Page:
Tag Archives: poems

Poems Published—Adelaide Magazine

 

 

 

 

 

 

 

Four poems have been recently published in Adelaide Magazine.

It’s great to see these poems finally get a home. They are older poems, and have been looking for a final destination for some time. After receiving a long, cold winter of rejection slips, it was warming to see this come through. Thanks to the staff of the magazine for making my work look good.

These are the poems that were accepted: ♥

“Out of Bed”
“A Letter Leaves”
“Mesh”
“Grief Bone”

You can see and read the poems here, online.
The edition of the magazine is also available for purchase from Amazon.

It’s very pleasing to see some work coming back to me with good responses. Just sending it out, is a big huge positive, so the entire process is rewarding. But like many writers, the golden feeling of acceptance is truly unique, and I enjoy it, though I like to think I’m not driven by it. I’ll just keep plugging along, working on what comes.

A happy start to 2019’s venture into writing and publishing.

How is your venture doing?

Thinking of you, and your fine works.

Love,
Penney

Keeping the Line Open

Above is a grouping of lines I wrote by hand, in an effort to keep my mind all the more open and receptive to what comes.

I have taken to writing more frequently, and that has been restorative. Instead of straining to make it good, I’ve been trying to make a mindful effort to keep it open. What do I mean by that? By default, I tend to be a tight-little-fist of person. I think you know the type.

When it comes to writing, I have, in the past, wanted completion. I wanted all the images to work, to be what they are when they emerge, need tiny amounts of editing, and set them to roam the earth. I still believe in what I hesitate to call “an organic process” of writing, but I also have adapted my thinking.

What if there could be just a line?
What if it wasn’t a full poem?
What if it could be exactly what it is, and nothing more?

At first, I was uncomfortable with this idea. Of course, I wanted to develop it, to make it several stanzas, to complete the thought more. Could I still be considered as “in a work session” if I only emerged with a line? Why was the idea of ‘not being done’ uncomfortable to me?

I sat with this feeling and explored a little. I realized that I had been forcing a lot of phrases into poems that haven’t had the legs to support itself. By insisting that thoughts be complete, I had made a lot of subpar poetry. This, in itself, isn’t bad, as one needs lots of bad poetry to get to a good poem. But, it was making my words weak, my themes watered down, my time and attention spaced out and distorted, and I began to see a pattern of reviewing my writing—everything was sounding the same, and not in a pleasing way.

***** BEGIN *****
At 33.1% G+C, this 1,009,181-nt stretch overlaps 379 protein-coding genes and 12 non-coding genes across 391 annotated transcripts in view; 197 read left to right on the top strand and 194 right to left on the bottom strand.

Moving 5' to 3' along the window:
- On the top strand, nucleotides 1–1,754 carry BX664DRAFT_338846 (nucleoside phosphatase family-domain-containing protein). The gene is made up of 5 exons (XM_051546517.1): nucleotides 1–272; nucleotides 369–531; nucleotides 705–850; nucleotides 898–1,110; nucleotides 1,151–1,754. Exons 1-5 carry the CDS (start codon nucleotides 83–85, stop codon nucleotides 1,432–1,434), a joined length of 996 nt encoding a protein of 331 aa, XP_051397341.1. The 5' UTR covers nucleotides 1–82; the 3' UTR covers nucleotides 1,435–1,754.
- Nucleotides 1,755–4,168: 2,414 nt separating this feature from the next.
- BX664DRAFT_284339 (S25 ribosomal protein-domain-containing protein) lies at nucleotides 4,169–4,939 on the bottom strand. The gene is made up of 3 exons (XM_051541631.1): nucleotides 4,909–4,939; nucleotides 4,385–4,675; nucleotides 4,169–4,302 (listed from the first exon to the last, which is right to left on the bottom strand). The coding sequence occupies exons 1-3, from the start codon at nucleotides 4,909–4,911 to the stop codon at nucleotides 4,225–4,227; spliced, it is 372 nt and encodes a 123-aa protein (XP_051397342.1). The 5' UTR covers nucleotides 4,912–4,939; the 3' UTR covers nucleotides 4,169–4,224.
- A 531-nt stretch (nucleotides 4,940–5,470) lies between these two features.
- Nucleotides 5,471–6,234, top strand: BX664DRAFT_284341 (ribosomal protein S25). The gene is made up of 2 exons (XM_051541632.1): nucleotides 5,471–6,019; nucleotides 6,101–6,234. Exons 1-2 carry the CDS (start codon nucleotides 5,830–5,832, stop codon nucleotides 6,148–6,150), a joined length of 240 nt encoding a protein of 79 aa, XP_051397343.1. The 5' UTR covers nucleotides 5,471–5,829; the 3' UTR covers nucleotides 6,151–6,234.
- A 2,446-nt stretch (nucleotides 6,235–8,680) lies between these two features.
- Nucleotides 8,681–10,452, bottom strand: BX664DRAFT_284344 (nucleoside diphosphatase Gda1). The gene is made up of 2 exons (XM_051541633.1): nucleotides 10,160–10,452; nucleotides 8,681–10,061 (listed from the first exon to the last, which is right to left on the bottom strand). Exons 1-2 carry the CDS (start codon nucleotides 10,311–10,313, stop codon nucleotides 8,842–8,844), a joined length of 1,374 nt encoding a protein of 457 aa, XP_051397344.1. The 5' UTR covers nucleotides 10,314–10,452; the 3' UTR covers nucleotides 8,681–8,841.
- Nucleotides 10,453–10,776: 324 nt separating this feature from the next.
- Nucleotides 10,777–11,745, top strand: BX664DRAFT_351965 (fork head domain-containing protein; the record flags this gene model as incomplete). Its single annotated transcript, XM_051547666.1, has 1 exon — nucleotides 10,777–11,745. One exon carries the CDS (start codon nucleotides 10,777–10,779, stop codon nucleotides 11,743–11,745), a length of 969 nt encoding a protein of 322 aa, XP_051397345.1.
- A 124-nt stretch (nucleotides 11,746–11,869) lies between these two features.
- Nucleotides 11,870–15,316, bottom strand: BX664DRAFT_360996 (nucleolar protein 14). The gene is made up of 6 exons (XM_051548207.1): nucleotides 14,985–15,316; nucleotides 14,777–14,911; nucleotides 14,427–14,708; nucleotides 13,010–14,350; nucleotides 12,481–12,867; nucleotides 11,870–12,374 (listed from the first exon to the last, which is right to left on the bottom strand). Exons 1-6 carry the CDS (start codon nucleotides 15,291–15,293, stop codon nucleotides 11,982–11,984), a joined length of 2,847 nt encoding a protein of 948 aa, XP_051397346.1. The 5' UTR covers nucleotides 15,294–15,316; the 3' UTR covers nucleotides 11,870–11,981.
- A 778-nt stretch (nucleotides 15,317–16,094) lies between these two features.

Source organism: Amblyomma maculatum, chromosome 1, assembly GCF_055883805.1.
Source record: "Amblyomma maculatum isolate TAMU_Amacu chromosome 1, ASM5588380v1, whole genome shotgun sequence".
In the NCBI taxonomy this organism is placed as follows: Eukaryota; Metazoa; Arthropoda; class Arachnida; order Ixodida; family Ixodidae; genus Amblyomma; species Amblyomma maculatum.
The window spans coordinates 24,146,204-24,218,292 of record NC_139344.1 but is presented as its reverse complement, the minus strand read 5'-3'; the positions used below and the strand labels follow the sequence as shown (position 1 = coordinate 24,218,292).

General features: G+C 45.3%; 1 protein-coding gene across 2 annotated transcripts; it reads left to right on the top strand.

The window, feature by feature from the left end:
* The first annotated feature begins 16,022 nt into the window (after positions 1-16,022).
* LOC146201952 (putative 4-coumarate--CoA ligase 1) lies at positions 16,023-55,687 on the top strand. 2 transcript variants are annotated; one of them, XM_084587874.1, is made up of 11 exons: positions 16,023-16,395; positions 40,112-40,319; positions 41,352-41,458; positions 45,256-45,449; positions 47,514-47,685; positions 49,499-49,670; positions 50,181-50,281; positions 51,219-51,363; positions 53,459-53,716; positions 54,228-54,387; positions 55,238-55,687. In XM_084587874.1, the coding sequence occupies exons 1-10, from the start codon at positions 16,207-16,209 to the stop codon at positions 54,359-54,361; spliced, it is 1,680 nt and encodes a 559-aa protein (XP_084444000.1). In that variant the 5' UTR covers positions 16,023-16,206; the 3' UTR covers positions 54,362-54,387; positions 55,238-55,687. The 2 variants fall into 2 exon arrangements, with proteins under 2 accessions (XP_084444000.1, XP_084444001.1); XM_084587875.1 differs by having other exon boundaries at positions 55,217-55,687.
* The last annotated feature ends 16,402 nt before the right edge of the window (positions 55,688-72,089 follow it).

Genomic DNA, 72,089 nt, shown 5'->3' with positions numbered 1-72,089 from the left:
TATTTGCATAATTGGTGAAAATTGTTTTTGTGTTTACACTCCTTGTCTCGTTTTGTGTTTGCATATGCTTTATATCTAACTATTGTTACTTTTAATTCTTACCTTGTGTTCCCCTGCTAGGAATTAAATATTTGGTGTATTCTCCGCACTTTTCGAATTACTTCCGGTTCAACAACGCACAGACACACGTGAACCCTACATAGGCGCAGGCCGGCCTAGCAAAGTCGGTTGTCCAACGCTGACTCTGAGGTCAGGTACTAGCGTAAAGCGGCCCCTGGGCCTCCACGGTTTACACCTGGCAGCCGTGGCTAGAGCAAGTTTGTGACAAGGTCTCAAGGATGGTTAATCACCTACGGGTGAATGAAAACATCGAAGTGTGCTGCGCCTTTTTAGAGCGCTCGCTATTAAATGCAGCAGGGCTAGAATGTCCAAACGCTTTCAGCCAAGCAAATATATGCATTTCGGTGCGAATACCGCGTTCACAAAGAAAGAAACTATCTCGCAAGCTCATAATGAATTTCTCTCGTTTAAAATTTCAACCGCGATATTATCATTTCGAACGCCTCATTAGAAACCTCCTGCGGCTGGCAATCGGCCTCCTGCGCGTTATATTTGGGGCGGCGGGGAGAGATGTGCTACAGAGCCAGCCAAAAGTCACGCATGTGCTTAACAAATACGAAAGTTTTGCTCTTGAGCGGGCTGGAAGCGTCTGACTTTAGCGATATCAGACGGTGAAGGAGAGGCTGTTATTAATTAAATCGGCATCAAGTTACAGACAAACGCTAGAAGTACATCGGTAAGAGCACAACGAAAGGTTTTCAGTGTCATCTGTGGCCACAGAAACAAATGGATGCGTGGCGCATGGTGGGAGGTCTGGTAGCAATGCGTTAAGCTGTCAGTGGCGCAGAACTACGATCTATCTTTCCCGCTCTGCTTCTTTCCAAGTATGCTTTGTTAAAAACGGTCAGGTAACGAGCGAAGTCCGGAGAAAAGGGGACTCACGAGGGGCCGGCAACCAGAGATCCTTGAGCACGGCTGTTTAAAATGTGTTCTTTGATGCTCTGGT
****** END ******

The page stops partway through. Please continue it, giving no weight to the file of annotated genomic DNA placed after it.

I have been reading The Poet’s Companion by Kim Addonizio again, and that has reignited feelings of wanting to create fuller-bodied poems, spending time with them as one would savoring a meal or a fine wine. I feel for me, that means my process needs to slow down, open up, and not be restricted by time or the emotional pressure of finalizing.

I am greatly looking forward to what this shift in mindset brings me. Already, I have gained a peace and pleasure in writing I haven’t felt in a decade.

What do think you could do along this same path? In what way can you open your writing, and let it be enough for the moment?

Much creativity and rewarding exploration to you,

Rejections Are Progress

I am still submitting poems, when I have some clarity. A steady little stream of rejections have turned up over the past two weeks. I am encouraged, because the replies to rejections have become more encouraging and slightly personalized. I believe this is due to submitting to the same magazines, multiple times, so they have some familiarity with my name. This, in my mind, comes to multiple great successes.

First, that I am submitting when I’m not really in the best physical or emotional shape–yay, to me, for persevering.
Second, I am becoming familiar with the magazines–that’s good, it means I’m becoming more a part of the community.
Third, the magazines are remembering me!
Fourth, I am seeing a positive outcome after investing in submitting poems over the years–this gives me confidence not just for the acceptance of the poems, but also acceptance of myself as a poet.

Here are some of the rejections I’ve received recently:

This, from The Account: